(Update: Adds details of countries that shifted positions this year, plus reaction from the U.S. Commission on International Religious Freedom)
(CNSNews.com) – For the sixth consecutive year, the United Nations General Assembly on Tuesday passed a controversial resolution on religious “defamation” sponsored by Islamic nations, but this time, the measure passed by a mere 12 votes.
Lobbying by a broad range of religious freedom and other groups has steadily eroded the vote tally for the resolution each year since 2006, but outright defeat of the measure sponsored by the Organization of the Islamic Conference (OIC) remains elusive.
Tuesday’s vote in the 192-member General Assembly passed by 79 votes to 67, with 40 abstentions.
A comparison of voting records provides an indication of which countries were successfully lobbied since last year, when the vote passed 80-61, with 42 abstentions.
The six additional “no” votes in 2010 came from Barbados (which voted for the resolution last year); Argentina, Bahamas, Fiji and Zambia (all of which abstained last year); and the Solomon Islands (which did not vote last year).
One country, Dominica, voted for the OIC resolution in 2009 and abstained this year. Haiti moved the other way, abstaining last year and voting for the measure in 2010.
The U.S. Commission on International Religious Freedom (USCIRF), an independent statutory body that advises the executive and legislative branches, welcomed the continued decline in support for the “defamation” resolution.
“Each year, more and more countries are recognizing that laws allegedly protecting religions from ‘defamation’ or criticism actually increase intolerance and human rights violations, instead of reducing these problems,” USCIRF chairman Leonard Leo said Wednesday.“This resolution seeks to divide the international community, rather than building consensus on ways to promote fundamental freedoms,” he added. “Religious intolerance is best fought through efforts to encourage respect for every individual’s human rights, not through national or international anti-blasphemy laws.”
Earlier this month a petition opposing the resolution, signed by 428,856 people from more than 70 countries, was handed to senior U.N. officials in
It was organized by the Christian religious freedom organization Open Doors USA, which said that the resolution “criminalizes speech and actions deemed to be against a religion.”
Although the OIC argues that the bill promotes tolerance and protects religious freedom, Open Doors said, “it does the exact opposite for Christians, other religious minorities and even Muslims who do not adhere to government-approved versions of Islam. In effect, the resolution is an international blasphemy law.”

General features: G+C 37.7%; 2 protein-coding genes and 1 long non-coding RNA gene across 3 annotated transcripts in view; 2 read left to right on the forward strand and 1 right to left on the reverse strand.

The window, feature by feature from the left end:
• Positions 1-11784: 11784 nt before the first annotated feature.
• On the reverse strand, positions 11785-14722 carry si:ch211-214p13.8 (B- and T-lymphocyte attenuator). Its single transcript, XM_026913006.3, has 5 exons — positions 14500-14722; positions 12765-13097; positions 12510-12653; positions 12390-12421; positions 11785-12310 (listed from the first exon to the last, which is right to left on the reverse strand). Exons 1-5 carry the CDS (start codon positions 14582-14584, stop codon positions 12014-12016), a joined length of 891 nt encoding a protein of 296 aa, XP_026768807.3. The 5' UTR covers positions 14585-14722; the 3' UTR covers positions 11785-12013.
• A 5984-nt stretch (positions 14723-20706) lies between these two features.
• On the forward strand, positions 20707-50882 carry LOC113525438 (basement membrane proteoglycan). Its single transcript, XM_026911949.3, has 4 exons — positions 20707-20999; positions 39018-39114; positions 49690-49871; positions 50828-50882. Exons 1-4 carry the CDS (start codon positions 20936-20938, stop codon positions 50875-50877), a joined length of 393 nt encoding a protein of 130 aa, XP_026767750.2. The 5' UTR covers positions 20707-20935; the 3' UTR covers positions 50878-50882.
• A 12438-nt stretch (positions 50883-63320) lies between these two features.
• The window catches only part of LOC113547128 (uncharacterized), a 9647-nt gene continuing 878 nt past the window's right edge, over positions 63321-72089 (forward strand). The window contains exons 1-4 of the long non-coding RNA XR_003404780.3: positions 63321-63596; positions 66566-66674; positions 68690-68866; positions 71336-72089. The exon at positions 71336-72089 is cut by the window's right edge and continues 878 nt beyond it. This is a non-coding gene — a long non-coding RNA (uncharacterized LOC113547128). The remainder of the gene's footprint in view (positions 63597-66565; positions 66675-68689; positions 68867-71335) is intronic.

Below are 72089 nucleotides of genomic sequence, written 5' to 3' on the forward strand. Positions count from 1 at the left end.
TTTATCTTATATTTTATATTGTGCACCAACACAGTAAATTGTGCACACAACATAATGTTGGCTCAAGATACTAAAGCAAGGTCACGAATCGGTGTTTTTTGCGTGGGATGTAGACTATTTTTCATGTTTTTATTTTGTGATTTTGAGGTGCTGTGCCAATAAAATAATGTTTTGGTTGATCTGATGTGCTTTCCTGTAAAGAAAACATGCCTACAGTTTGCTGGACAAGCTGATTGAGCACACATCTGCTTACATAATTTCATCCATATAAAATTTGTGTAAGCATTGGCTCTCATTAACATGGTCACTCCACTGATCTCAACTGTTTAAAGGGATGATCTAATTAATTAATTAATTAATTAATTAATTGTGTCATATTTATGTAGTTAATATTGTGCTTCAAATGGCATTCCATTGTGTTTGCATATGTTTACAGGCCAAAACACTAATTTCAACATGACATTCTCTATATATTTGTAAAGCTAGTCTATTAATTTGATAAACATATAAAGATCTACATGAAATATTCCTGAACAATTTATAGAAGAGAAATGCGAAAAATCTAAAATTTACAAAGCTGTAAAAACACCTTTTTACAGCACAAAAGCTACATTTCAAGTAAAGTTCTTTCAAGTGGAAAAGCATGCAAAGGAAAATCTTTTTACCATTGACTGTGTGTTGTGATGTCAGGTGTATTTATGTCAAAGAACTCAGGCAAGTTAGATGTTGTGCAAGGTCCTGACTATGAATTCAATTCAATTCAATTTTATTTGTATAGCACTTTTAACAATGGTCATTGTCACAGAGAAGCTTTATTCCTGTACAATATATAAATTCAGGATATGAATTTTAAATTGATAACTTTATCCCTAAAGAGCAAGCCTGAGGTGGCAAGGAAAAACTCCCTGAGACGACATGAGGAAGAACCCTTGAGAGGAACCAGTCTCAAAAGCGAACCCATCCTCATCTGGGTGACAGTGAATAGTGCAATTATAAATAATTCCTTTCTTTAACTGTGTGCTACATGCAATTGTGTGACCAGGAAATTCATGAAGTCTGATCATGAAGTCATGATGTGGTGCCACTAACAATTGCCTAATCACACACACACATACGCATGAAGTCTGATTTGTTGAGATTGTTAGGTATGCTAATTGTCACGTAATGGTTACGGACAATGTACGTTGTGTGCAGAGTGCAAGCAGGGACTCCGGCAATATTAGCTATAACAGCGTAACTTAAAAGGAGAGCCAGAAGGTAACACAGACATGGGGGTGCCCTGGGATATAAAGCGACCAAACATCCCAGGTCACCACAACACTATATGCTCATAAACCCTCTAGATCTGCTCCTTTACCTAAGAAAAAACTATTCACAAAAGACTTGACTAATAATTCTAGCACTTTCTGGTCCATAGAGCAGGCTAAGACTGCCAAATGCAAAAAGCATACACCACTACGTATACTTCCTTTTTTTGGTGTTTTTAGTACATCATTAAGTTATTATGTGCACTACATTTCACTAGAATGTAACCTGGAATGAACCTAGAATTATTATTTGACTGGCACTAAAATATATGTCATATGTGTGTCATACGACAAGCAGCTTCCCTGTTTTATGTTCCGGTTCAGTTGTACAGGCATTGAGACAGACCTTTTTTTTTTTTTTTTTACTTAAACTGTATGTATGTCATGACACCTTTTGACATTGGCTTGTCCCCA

The 56-country OIC says that Islam, its teachings and prophet Mohammed are being maligned through prejudice, ignorance or fear.
The OIC’s “Islamophobia Observatory” issues annual reports highlighting incidents such as the Mohammed newspaper cartoons, threats to burn copies of the Qur’an, the alleged profiling of Muslim passengers at airports in the West, and last month’s vote in Oklahoma to amend the state’s constitution to bar judges from considering Islamic law in Oklahoma courts.
OIC inserts ‘Judeophobia, Christianophobia’ into text
The OIC has introduced its religious “defamation” resolution at the General Assembly every year since 2005, and at the U.N.’s top human rights body every year since 1999, when
The 2006 and 2007 General Assembly resolutions passed by a 57-vote margin. That dropped to 33 in 2008, to 19 last year, and now down to 12.
In an attempt to stem that erosion of support, Islamic governments this time made changes to the text, including inserting the words “Islamophobia, Judeophobia and Christianophobia.” In previous versions Islam was the only religion referred to be name.
Among other changes, a mention of the 9/11 al-Qaeda terrorist assault on the
Also, the latest text minimized the use of the provocative term “defamation,” exchanging it in many instances with the word “vilification.” The formal title of the resolution remained unchanged: “Combating Defamation of Religions.”
Also retained in the text was a sentence expressing “deep concern … that Islam is frequently and wrongly associated with human rights violations and terrorism.”
The run-up to this year’s vote saw attention drawn to a case in
Asia Bibi was indicted under
Bibi is appealing her sentence, but the government and legal system are under pressure from Islamists angered by the notion that she may be acquitted or pardoned. One cleric has offered a reward to anyone who kills her.
Reacting to Tuesday’s U.N. vote, the New York-based advocacy group Human Rights First said Bibi’s case was not unique.
“There are scores of cases that provide ample warning of the dangers of enacting a global blasphemy law, which is what this U.N. resolution seeks to do,” it said.
A recent Human Rights First report documented more than 50 cases in 15 countries “where the enforcement of blasphemy laws have resulted in death sentences and long prison terms as well as arbitrary detentions, and have sparked assaults, murders, and mob attacks.”
Tad Stahnke of Human Rights First said Tuesday’s U.N. vote affirms the dwindling support for the religious “defamation” concept.
It was nonetheless “unfortunate for both individuals at risk whose rights will surely be violated under the guise of prohibiting ‘defamation of religions,’ as well as for the standards of international norms on freedom of expression,” he said.
Tuesday’s U.N. meetings did not take place in the usual General Assembly building, which was evacuated because of noxious odors caused by sewage problems attributed to unusually high tides in the